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Swamps inspire dark and dirty art

Swamps under Auckland and Dunedin cities inspire dark & dirty art

Swamp City
Daniel Unverricht
27 June - 21 July 2006
Oedipus Rex Gallery
Khartoum Place,
Auckland City
Opening 5.30pm Tuesday 27 June

The history of New Zealand's cities is the history of the swamp. Daniel Unverricht explores both in his latest exhibition, Swamp City.

Since European settlement, swamps have been drained to build settlements that were to become NZ's cities, including Auckland, Christchurch and Dunedin.

In Dunedin The Octagon was once pure swamp, drained in the late 19th century to build the centre of the city.

Christchurch was built on a swamp and as a result suffered flooding, foul smells and disease such as typhoid fever. The insanitary conditions resulted in 1874 with Christchurch having the highest death rate of all New Zealand cities.

The paintings in Swamp City feature night cities devoid of human presence, swamp men, mannequins and police dog. Dunedin and Auckland city nightscapes capture a sense of unease through their muddy fluid city roads. A German Shepherd sits on a swamp surface, alert and protective. A 3D steak, made entirely of paint, hangs nearby to sustain him. Half submerged mannequins stand in stagnant water like the debris of swamp reclaimed shopping centre. A military man (who resembles the character Locke from TV show LOST) stands in putrid green swamp water fighting an invisible enemy, watched by an audience of dark trees. Swamp men fight for supremacy on water-logged battlefields.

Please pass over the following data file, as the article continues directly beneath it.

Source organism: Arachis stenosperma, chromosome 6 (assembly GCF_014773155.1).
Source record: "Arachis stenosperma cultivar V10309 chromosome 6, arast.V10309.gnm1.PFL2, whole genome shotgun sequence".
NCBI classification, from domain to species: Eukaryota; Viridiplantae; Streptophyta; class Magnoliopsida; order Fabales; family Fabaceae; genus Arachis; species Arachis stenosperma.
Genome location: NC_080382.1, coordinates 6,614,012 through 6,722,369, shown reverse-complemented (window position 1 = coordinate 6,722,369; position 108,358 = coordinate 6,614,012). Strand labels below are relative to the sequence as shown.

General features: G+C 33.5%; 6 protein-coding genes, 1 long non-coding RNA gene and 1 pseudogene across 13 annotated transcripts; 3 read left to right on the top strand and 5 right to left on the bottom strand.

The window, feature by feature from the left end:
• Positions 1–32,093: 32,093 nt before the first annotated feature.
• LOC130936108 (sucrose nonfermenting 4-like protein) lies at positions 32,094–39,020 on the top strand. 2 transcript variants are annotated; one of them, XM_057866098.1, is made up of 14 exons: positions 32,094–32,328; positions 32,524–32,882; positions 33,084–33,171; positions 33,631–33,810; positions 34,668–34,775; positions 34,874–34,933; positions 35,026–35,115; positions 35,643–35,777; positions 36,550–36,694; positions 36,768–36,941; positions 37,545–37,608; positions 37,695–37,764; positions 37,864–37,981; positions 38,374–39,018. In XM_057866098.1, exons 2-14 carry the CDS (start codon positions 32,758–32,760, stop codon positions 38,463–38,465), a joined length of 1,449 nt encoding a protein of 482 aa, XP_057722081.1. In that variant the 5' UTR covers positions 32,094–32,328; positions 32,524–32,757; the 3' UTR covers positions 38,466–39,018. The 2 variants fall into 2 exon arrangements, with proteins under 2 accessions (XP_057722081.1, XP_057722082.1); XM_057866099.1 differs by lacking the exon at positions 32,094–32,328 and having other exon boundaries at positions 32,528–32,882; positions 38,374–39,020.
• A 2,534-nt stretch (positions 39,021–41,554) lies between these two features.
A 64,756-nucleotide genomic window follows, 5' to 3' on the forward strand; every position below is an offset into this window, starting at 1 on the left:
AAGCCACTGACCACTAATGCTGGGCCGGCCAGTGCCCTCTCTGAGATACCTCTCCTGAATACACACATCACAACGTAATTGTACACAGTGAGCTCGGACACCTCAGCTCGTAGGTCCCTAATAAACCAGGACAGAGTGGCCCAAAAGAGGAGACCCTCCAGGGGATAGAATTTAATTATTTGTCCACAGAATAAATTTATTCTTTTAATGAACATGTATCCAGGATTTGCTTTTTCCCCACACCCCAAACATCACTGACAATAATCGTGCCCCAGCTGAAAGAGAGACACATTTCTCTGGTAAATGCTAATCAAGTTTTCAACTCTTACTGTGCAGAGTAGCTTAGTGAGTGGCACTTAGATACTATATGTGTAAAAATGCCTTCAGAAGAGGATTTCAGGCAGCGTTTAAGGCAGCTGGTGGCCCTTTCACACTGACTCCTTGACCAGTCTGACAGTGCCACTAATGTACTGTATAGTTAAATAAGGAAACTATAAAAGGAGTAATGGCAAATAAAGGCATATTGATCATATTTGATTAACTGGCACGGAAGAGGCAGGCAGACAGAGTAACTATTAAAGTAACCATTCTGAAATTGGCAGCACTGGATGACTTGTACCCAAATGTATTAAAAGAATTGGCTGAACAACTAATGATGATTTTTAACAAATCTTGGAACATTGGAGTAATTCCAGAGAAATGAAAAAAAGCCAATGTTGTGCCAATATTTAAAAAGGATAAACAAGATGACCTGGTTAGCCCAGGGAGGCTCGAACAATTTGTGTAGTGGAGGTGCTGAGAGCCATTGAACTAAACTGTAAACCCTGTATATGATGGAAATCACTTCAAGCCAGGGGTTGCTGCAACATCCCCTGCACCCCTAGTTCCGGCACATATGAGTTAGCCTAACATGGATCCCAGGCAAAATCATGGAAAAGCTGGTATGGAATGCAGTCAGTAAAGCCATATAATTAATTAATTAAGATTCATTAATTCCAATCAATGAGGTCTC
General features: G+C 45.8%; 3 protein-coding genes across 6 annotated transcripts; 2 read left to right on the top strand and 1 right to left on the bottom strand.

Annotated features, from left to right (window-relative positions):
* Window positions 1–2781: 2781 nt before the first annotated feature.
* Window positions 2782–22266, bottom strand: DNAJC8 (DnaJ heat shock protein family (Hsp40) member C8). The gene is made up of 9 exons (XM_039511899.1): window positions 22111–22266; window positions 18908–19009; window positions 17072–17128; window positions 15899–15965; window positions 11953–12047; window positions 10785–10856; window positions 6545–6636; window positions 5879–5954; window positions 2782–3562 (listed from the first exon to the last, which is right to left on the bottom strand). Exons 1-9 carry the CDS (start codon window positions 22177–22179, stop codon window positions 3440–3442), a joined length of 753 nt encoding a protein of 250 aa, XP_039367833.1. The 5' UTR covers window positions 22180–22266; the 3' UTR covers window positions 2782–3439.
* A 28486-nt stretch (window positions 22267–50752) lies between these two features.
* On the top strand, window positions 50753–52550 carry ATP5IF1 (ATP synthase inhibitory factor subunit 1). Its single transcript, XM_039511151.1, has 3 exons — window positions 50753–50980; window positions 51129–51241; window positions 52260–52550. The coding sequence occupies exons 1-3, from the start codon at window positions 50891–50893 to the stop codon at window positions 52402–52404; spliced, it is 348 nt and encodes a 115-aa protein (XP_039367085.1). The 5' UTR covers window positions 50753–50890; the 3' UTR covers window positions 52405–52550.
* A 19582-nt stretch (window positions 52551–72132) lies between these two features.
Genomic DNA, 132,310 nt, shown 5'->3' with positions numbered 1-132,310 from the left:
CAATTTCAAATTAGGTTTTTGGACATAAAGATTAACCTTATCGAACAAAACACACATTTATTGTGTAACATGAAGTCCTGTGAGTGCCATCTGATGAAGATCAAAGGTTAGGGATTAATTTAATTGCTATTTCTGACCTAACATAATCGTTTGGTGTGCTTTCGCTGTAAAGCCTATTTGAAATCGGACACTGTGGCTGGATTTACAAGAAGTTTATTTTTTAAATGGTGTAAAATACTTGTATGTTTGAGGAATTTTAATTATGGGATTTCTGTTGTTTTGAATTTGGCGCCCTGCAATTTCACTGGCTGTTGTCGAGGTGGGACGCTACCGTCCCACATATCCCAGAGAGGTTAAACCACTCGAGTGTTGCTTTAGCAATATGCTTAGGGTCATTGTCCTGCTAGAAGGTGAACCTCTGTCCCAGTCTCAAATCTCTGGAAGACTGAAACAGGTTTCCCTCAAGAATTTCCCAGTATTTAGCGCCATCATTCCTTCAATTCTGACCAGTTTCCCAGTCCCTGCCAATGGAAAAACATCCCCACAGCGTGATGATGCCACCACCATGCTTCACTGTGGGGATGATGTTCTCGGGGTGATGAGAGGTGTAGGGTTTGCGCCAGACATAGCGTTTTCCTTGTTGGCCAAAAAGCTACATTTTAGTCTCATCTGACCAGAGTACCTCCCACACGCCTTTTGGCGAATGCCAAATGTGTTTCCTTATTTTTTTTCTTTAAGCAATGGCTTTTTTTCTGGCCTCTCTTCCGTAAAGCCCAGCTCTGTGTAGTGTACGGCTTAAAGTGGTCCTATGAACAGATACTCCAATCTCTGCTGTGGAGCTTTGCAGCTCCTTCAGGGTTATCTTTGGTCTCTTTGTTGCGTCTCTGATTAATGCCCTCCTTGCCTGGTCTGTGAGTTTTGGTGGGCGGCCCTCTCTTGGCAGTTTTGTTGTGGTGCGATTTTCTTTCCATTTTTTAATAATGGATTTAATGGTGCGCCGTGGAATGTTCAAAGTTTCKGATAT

The violence of the men in these pictures does not at first seem to correlate with the swamp. However, history reveals that since civilisation men have waged wars that have reduced some of the greatest cities to rubble and swamp. Here the swamp beneath the city is turned upside down and becomes the city beneath the swamp.

Daniel Unverricht has been painting the darker side of New Zealand cities for the past 8 years. In recent exhibitions his work has focused on nocturnal abandoned urban landscapes. Earlier works looked beneath the concrete veneer to the isolated, fear ridden loneliness of modern life. In his new work Swamp City he digs beneath the city to find the muck of history that feeds it.

Daniel Unverricht has been a finalist in many art awards including the Waikato National Art Award, Nokia Arts Awards - Asia Pacific, National Drawing Award and the Norsewear Art Award. Last year he was runner-up in the BMW Art Awards and had work in Artists on their way, Auckland Arts Festival AKO5. He has twice been in the Wallace Art Awards touring exhibition of finalists and has twice won the Hawke's Bay Art Review supreme award. His work has been included in NZ museum exhibitions and Kyoto University Art Gallery, Japan. He has work in the collection of the Hawke's Bay Museum, Wallace Arts Trust and the collections of many of New Zealand's leading artists. He exhibits regularly in NZ, this is his fourth solo show at Oedipus Rex Gallery, Auckland. Daniel has an MFA from Elam, University of Auckland.


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